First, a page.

So we can conclude by stating that humans not only need to believe that Christ is the Savior, but that they also need to put our trust in Christ to become a follower of Him.

One Piece of Advice to Christian Apologists

There is no doubt that we need to do our homework and examine all the passages about faith and the apologetic methods that were used by both Jesus and the Apostles. I can say without hesitation that the object of my faith is not evidence. If the object of my faith was evidence alone, than evidence would be an idol. Instead, the object of my faith is God or Jesus Himself. So while reason and evidence does support my trust in Jesus/God, it does not take the place of God Himself. If you are at the place where you have allowed evidence to take the place of faith, you need to pull back and find some balance on this issue.

1. These three examples of faith are courtesy of Summit Ministries. Available at
2. Erickson, M. Christian Theology. Grand Rapids, MI: Baker Academic. 1998, 40-47.
3. Ibid.
4. Craig, W.L. Reasonable Faith. Wheaten, ILL: Crossway Books. 1984, 56.
5. Ibid.
6. Carson, Donald A. Becoming Conversant With The Emerging Church: Understanding a Movement and Its Implications. Grand Rapids, MI: Zondervan Publishing. 2005, 216.
7. Moreland, J.P. and W.L. Craig. Philosophical Foundations for a Christian Worldview Downers Grove, IL: Intervarsity Press, 2003, 131-132.
8. Ibid.
9. Ben Witherington III. New Testament History. Grand Rapids, MI: Baker Academic. 2001, 167.
10. Koukl, G. Tactics: A Game Plan For Discussing Your Christian Convictions. Grand Rapids, MI: Zondervan Publishing. 2009, 153.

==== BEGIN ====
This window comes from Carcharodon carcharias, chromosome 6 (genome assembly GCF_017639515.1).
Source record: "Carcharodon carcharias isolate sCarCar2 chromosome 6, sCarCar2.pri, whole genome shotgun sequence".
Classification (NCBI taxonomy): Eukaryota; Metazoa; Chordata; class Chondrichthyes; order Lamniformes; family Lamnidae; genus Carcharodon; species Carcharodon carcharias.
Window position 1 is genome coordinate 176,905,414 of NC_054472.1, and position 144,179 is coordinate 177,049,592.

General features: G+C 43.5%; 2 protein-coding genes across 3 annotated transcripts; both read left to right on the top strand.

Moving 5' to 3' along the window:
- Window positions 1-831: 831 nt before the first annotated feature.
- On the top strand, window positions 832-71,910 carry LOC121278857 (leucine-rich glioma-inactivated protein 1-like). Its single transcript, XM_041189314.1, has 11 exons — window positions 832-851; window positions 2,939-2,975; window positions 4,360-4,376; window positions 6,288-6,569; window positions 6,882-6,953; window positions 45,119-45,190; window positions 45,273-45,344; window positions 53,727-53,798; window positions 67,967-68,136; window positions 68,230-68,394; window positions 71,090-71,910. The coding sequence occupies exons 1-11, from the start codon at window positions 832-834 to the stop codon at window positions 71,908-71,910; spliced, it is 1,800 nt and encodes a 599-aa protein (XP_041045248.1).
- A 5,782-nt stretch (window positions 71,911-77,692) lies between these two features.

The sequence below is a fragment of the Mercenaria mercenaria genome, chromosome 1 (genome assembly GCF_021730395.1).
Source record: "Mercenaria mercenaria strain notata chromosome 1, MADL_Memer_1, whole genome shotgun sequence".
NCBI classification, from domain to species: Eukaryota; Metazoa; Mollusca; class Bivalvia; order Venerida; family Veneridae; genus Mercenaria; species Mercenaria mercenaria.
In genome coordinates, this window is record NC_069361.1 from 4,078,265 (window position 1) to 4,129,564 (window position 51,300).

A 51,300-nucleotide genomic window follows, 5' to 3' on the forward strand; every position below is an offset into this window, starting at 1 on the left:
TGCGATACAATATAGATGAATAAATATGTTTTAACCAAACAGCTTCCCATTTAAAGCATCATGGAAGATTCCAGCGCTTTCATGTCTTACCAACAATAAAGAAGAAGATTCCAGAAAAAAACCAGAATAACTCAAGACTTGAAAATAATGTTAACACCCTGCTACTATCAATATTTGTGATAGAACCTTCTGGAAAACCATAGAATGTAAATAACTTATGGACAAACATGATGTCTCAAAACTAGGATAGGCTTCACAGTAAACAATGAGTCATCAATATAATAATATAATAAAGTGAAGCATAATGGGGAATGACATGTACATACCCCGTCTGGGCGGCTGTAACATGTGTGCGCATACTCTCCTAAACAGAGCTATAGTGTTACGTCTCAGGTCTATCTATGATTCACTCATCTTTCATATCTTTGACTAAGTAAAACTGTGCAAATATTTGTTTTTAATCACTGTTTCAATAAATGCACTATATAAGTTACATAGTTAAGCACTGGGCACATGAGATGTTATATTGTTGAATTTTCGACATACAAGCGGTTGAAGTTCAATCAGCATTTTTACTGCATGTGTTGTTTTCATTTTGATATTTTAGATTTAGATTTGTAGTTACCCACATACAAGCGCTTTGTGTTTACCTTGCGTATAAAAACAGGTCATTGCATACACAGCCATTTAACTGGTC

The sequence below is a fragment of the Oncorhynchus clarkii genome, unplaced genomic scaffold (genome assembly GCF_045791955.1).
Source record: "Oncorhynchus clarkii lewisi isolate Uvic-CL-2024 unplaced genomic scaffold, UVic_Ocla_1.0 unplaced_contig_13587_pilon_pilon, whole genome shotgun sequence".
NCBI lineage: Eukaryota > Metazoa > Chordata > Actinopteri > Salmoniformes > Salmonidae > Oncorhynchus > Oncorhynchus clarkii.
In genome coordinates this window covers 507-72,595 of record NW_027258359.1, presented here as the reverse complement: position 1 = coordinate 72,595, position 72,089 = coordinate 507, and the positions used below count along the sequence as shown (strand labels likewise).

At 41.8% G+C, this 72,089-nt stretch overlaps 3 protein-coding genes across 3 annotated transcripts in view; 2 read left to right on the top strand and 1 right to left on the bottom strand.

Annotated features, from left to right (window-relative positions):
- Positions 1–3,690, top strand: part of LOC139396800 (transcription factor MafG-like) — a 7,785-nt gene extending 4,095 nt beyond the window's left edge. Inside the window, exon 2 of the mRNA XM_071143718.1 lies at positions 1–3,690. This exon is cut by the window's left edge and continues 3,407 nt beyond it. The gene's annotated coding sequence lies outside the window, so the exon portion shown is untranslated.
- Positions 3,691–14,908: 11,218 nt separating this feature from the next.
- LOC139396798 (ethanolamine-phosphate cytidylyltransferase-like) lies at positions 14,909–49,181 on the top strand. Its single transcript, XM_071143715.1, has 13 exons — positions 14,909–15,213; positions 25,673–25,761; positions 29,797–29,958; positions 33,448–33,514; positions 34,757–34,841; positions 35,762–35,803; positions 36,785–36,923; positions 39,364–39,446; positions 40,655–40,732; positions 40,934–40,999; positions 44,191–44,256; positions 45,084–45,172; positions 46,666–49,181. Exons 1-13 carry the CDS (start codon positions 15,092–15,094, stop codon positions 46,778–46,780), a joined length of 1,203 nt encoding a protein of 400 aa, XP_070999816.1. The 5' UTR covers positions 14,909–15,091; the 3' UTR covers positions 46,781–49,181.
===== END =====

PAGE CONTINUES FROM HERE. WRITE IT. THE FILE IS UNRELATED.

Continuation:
11. Moreland, J.P Love Your God With All Your Mind. Colorado Springs, CO: Navpress. 1997, 60.

Six Guidelines About What We Can Know About Jesus

Here are some guidelines as to what we can know about Jesus. Please also note that you can check out our bibliography here. 

1. Paul is our earliest source for the life of Jesus. In these links I discuss some of the common internet objections about Paul.

Paul and the Historical Jesus

Evidence We Want and Evidence We Should Expect: A Look at Paul’s Letters

What Can Paul Tell Us About Jesus?

Darrell Bock responds to Bart Ehrman’s book “Forged

How Did Paul Receive the Gospel? Clearing Up A Supposed Contradiction Between Galatians 1:11-12, and 1 Corinthians 15:3-5

A Look at James Tabor on Christianity Before Paul

Why the Resurrection of Jesus is the Best Explanation For What Happened To Paul

The Earliest Record for The Death and Resurrection of Jesus: 1 Corinthians 15: 3-7

Did Paul Invent Christianity?

Did Paul Invent Christianity? Is the Founder of the Christian Religion Paul of Tarsus or Jesus of Nazareth?

Ben Witherington’s Review of Bart Ehrman’s Forged

Mike Licona’s Review of Bart Ehrman’s “Forged”

2. Before there was a written tradition, there was a oral phase of the Jesus story. This means that the culture of Jesus was predominantly oral. So this means the desire for an abundance of written sources for Jesus is misguided from the start.  Furthermore, the typical attempt “arguments from silence “objection falls flat.

Maurice Casey, who was a non Christian scholar who specialized in early Christianity summarized the importance of the oral world of Jesus: